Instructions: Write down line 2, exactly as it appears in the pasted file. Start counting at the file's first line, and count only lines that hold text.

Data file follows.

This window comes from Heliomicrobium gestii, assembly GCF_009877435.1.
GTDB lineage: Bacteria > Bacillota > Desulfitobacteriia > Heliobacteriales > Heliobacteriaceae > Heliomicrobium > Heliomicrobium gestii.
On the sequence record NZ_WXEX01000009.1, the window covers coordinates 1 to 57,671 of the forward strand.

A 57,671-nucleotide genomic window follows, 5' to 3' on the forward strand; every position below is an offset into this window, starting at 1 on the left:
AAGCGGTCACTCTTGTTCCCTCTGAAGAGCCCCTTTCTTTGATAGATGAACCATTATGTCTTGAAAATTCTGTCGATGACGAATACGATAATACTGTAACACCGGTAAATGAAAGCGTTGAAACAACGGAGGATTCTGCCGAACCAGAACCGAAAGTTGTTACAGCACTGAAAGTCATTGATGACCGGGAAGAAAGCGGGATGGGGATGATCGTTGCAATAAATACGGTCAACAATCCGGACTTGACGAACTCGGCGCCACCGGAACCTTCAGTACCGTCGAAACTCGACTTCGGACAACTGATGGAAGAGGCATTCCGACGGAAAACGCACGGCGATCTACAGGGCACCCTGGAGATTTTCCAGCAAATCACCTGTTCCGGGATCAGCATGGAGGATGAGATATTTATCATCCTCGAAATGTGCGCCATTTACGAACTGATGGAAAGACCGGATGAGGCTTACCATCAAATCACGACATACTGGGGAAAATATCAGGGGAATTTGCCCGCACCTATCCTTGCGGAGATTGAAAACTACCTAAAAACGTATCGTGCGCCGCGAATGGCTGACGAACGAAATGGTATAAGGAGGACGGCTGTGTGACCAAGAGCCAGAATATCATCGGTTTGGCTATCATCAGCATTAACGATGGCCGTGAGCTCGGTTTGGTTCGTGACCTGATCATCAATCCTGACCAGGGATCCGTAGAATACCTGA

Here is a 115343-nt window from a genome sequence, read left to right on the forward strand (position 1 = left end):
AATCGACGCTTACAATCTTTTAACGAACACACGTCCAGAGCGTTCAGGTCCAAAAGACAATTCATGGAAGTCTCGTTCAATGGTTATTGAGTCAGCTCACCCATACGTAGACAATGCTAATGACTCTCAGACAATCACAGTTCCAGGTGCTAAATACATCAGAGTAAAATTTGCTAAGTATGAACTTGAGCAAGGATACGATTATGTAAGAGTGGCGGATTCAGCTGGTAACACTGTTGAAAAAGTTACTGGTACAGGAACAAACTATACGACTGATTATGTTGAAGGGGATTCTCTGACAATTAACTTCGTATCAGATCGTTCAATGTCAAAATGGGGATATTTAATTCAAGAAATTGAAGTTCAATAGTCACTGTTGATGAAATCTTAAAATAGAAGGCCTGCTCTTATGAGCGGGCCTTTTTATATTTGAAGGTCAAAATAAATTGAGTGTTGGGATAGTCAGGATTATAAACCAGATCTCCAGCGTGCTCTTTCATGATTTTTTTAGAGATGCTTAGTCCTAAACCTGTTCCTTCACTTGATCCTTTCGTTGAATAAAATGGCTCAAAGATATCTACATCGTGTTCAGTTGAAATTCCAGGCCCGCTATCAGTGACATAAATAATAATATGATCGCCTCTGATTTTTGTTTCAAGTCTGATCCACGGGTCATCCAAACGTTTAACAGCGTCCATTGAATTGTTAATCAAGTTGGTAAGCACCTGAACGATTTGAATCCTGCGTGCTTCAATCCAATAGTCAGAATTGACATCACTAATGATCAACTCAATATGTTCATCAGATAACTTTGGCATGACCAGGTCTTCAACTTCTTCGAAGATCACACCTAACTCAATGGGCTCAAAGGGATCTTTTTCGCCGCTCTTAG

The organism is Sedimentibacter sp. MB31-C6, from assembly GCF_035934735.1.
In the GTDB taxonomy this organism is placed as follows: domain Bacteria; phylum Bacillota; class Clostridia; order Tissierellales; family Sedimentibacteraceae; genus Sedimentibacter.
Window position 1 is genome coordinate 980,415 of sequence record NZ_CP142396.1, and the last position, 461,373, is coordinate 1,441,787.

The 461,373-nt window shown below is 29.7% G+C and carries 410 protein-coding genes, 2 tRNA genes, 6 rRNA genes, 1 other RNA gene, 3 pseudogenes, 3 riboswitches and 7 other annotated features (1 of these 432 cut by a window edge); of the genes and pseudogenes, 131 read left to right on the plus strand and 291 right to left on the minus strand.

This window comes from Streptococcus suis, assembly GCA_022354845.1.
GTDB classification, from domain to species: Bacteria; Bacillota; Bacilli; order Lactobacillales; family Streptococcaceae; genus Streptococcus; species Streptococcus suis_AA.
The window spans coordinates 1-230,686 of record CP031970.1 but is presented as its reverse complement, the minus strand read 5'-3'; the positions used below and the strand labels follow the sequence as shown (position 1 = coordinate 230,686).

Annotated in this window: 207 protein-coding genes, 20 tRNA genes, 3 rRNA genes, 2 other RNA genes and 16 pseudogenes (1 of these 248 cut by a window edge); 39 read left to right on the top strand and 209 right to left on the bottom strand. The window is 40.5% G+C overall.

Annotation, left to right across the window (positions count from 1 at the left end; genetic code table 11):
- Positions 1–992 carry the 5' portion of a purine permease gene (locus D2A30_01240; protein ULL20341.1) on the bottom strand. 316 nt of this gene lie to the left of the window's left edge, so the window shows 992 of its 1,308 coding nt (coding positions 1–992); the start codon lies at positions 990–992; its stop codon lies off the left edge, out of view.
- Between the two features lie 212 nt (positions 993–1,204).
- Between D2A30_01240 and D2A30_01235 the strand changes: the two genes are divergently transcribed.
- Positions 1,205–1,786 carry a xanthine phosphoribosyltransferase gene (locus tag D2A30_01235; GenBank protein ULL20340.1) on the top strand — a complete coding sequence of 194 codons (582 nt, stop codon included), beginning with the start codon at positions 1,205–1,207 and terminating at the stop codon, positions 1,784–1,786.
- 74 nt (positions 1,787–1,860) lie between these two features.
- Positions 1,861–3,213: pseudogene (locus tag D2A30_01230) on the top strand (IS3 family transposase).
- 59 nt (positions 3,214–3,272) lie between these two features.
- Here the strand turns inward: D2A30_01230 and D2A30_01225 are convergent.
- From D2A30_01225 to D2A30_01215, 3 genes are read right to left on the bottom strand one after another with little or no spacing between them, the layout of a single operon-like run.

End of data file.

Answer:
GTDB lineage: Bacteria > Bacillota > Desulfitobacteriia > Heliobacteriales > Heliobacteriaceae > Heliomicrobium > Heliomicrobium gestii.